Deadman Junction Photographs – A Great Time

view of deadman junction buildings

view of deadman junction buildings

mining office and jail

mining office and jail

an old mining cart

an old mining cart

an old cargo wagon in the street

an old cargo wagon in the street

view from deadman's main street to buildings.

view from deadman’s main street to buildings.

 

a wall with saws and a photographer's sign

a wall with saws and a photographer’s sign

an old cargo wagon in the street

an old cargo wagon in the street

 

Cigar store sculpture in front of saloon

Cigar store sculpture in front of saloon

  walking down Deadman Junction main street

walking down Deadman Junction main street

Photographers driving about an hour west of Kamloops British Columbia, along the Trans Canada Highway 1, past Savona, and past the turn to Deadman’s Creek, will discover a neat, little gem situated just off the road.  All they have to do is watch for a big, home-made sign positioned on the side of the road, amidst the wide, low, rolling-hilled, sagebrush-filled landscape that declares, “Deadman Junction”.

At first glace that sign marks what looks like the remnants of an old town. There are already plenty of decrepit structures left decaying along that stretch of highway and travelers might be hesitant to stop because it looks like it might be, like so many others, private property, and I expect many readers have been run off occasionally by landowners intent on preserving their privacy. However, my suggestion is to slow down and stop because this is a camera-waiting, ready-made, western movie set that is definitely not restricted to private invitation and where everyone will be welcome.

Owned by dedicated wild-west enthusiast Matt Sandvoss, the partially constructed old-west replica is a perfect place for any respectful photographer that wants to work with western lore and old buildings.

Sandvoss, an enjoyable storyteller, guide, and visionary in his pursuit to construct this copy of an Old-West town in a remote part of British Columbia, is an eager, willing, and immediately likeable host.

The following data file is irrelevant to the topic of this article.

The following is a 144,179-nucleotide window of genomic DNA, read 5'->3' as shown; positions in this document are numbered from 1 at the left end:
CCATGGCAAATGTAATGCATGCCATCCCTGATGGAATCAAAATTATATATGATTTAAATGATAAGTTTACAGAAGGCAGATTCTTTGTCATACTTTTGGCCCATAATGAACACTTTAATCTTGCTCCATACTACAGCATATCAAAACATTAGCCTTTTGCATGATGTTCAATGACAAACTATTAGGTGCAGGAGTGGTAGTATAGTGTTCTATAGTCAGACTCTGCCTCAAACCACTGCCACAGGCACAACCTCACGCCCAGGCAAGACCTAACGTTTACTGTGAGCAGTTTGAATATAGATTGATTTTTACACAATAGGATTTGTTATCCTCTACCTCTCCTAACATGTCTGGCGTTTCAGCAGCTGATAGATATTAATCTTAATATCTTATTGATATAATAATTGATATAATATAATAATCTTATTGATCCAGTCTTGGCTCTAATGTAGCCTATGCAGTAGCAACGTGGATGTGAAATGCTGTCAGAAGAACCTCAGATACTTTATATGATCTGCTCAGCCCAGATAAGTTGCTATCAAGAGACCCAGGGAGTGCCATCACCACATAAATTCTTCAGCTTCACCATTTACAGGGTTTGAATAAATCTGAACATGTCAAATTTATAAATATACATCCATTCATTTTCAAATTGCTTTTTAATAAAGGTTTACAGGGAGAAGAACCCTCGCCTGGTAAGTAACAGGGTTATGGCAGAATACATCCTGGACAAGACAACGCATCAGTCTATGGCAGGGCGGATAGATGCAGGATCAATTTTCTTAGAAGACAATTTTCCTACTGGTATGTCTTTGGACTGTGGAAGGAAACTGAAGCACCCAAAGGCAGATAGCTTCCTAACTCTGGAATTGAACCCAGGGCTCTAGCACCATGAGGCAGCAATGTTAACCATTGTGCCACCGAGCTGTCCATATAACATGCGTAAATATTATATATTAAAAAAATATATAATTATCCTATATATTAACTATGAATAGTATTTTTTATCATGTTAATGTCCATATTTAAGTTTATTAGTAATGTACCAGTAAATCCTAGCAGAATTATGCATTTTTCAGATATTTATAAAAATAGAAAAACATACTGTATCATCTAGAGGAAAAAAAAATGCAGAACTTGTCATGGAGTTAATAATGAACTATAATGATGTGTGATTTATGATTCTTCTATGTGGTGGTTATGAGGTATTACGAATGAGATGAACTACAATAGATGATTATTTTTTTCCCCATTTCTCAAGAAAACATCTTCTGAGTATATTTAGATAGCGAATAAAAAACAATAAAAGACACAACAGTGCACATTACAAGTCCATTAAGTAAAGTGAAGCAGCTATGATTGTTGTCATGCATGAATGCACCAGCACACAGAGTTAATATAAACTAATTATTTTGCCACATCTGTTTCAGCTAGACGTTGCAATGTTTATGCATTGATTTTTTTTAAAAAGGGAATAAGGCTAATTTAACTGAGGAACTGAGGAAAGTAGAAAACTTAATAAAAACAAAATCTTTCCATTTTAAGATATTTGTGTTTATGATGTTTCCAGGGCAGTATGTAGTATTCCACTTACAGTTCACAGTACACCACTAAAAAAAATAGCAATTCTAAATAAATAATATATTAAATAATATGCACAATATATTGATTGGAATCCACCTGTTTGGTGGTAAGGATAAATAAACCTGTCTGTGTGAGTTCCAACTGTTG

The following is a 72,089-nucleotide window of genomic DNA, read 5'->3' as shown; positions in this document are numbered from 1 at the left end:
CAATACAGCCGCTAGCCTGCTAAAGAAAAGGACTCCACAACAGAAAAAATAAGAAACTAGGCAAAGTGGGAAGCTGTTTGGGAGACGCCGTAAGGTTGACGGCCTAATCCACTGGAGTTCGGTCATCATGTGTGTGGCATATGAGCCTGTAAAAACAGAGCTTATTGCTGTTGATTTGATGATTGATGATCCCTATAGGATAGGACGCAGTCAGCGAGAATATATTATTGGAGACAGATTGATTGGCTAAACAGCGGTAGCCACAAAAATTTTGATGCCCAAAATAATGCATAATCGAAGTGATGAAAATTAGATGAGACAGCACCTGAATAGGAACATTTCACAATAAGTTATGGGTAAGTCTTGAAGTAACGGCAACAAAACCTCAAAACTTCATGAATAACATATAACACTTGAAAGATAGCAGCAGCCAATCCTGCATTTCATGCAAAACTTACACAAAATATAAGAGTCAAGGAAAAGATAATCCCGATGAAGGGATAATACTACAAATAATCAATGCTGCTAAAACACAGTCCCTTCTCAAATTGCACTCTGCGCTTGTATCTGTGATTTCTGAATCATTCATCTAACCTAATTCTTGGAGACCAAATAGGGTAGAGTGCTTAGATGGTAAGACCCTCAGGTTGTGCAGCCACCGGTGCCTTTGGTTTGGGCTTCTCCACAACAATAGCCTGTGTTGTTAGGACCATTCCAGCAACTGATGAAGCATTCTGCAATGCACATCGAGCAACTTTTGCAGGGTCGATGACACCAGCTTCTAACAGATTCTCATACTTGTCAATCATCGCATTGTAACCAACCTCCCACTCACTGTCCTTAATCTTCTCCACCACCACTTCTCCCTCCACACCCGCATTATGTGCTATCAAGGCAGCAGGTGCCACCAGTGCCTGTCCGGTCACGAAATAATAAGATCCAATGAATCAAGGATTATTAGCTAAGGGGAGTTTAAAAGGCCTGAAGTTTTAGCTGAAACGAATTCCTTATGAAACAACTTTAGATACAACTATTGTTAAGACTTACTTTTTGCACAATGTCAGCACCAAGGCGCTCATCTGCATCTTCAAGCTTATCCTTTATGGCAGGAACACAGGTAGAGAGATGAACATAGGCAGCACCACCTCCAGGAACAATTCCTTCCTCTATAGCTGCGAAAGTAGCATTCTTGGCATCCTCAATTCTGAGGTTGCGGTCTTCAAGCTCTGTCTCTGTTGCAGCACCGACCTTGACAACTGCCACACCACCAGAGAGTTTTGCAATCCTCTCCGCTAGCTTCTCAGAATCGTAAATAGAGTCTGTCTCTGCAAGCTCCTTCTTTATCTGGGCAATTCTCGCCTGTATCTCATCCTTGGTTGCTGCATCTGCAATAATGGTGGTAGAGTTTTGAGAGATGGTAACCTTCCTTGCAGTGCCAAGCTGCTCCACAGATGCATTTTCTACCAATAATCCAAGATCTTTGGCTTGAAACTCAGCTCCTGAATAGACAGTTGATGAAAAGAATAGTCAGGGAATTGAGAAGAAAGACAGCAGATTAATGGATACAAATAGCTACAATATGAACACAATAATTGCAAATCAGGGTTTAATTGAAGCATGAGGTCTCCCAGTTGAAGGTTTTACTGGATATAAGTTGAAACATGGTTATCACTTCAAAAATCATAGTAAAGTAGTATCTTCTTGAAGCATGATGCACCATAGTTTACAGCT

When I arrived there were motorcycle travelers from Alberta, and a family from England, with both groups enjoying his commentary on the movies that had been filmed there and his ideas for the town’s future. He was pointing out features, western items he had collected, and was adding interesting anecdotes on each.

Although I was mostly involved in my personal photographic quest through the photogenic location, I did hear him mention the movie “The A-Team”, and that actor Harrison Ford had been there. I think that is great, having just found the place I’d hate to see in fall into disrepair, and movies will give Mr. Sandvoss the funds to not only maintain it, but also to add more buildings (for us to photograph).

Photographically the location is almost captivating. The landscape is wide and rolling with almost none of the modern trappings like wide parking lots, concession stands and electrical power poles that usually come with roadside attractions, and when one does see a power pole or something else that gets in the way, it is easy to find a different view.

I wandered back and forth, there was so much to photograph that I found myself continually returning for another look or angle. I was able to capture wide, picturesque images of a row of buildings with appropriate sagebrush and tumbleweed in front of, and around, rickety-looking old wagons, and even iron works close-ups on what I am sure were authentic mining carts.